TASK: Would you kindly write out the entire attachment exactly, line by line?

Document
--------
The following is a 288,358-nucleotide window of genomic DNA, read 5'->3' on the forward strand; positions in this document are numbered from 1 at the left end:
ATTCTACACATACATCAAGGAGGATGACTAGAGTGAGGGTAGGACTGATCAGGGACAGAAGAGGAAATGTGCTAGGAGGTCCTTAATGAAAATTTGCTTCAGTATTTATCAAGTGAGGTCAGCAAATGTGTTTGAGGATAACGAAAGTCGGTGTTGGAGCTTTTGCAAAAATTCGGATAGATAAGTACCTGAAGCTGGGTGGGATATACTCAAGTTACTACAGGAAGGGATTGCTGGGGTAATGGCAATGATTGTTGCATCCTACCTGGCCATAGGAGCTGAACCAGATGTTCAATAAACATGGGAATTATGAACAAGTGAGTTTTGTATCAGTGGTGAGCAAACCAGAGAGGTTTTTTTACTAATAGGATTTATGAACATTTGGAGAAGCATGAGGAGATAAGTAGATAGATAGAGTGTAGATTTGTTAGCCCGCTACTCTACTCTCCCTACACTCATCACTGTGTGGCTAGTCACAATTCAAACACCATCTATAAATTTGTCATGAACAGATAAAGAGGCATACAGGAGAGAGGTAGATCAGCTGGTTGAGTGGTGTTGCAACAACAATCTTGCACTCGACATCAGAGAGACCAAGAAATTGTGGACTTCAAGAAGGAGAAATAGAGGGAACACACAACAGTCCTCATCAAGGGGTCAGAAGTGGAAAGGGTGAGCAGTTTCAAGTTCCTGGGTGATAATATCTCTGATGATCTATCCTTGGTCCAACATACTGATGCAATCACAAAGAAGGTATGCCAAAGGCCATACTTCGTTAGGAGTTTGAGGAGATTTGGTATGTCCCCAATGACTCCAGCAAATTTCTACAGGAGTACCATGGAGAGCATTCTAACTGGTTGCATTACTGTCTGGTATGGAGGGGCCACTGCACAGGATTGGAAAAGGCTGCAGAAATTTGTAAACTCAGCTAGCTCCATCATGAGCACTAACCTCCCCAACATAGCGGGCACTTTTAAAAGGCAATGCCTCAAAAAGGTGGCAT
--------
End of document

The following is a 288,358-nucleotide window of genomic DNA, read 5'->3' on the forward strand; positions in this document are numbered from 1 at the left end:
ATTCTACACATACATCAAGGAGGATGACTAGAGTGAGGGTAGGACTGATCAGGGACAGAAGAGGAAATGTGCTAGGAGGTCCTTAATGAAAATTTGCTTCAGTATTTATCAAGTGAGGTCAGCAAATGTGTTTGAGGATAACGAAAGTCGGTGTTGGAGCTTTTGCAAAAATTCGGATAGATAAGTACCTGAAGCTGGGTGGGATATACTCAAGTTACTACAGGAAGGGATTGCTGGGGTAATGGCAATGATTGTTGCATCCTACCTGGCCATAGGAGCTGAACCAGATGTTCAATAAACATGGGAATTATGAACAAGTGAGTTTTGTATCAGTGGTGAGCAAACCAGAGAGGTTTTTTTACTAATAGGATTTATGAACATTTGGAGAAGCATGAGGAGATAAGTAGATAGATAGAGTGTAGATTTGTTAGCCCGCTACTCTACTCTCCCTACACTCATCACTGTGTGGCTAGTCACAATTCAAACACCATCTATAAATTTGTCATGAACAGATAAAGAGGCATACAGGAGAGAGGTAGATCAGCTGGTTGAGTGGTGTTGCAACAACAATCTTGCACTCGACATCAGAGAGACCAAGAAATTGTGGACTTCAAGAAGGAGAAATAGAGGGAACACACAACAGTCCTCATCAAGGGGTCAGAAGTGGAAAGGGTGAGCAGTTTCAAGTTCCTGGGTGATAATATCTCTGATGATCTATCCTTGGTCCAACATACTGATGCAATCACAAAGAAGGTATGCCAAAGGCCATACTTCGTTAGGAGTTTGAGGAGATTTGGTATGTCCCCAATGACTCCAGCAAATTTCTACAGGAGTACCATGGAGAGCATTCTAACTGGTTGCATTACTGTCTGGTATGGAGGGGCCACTGCACAGGATTGGAAAAGGCTGCAGAAATTTGTAAACTCAGCTAGCTCCATCATGAGCACTAACCTCCCCAACATAGCGGGCACTTTTAAAAGGCAATGCCTCAAAAAGGTGGCAT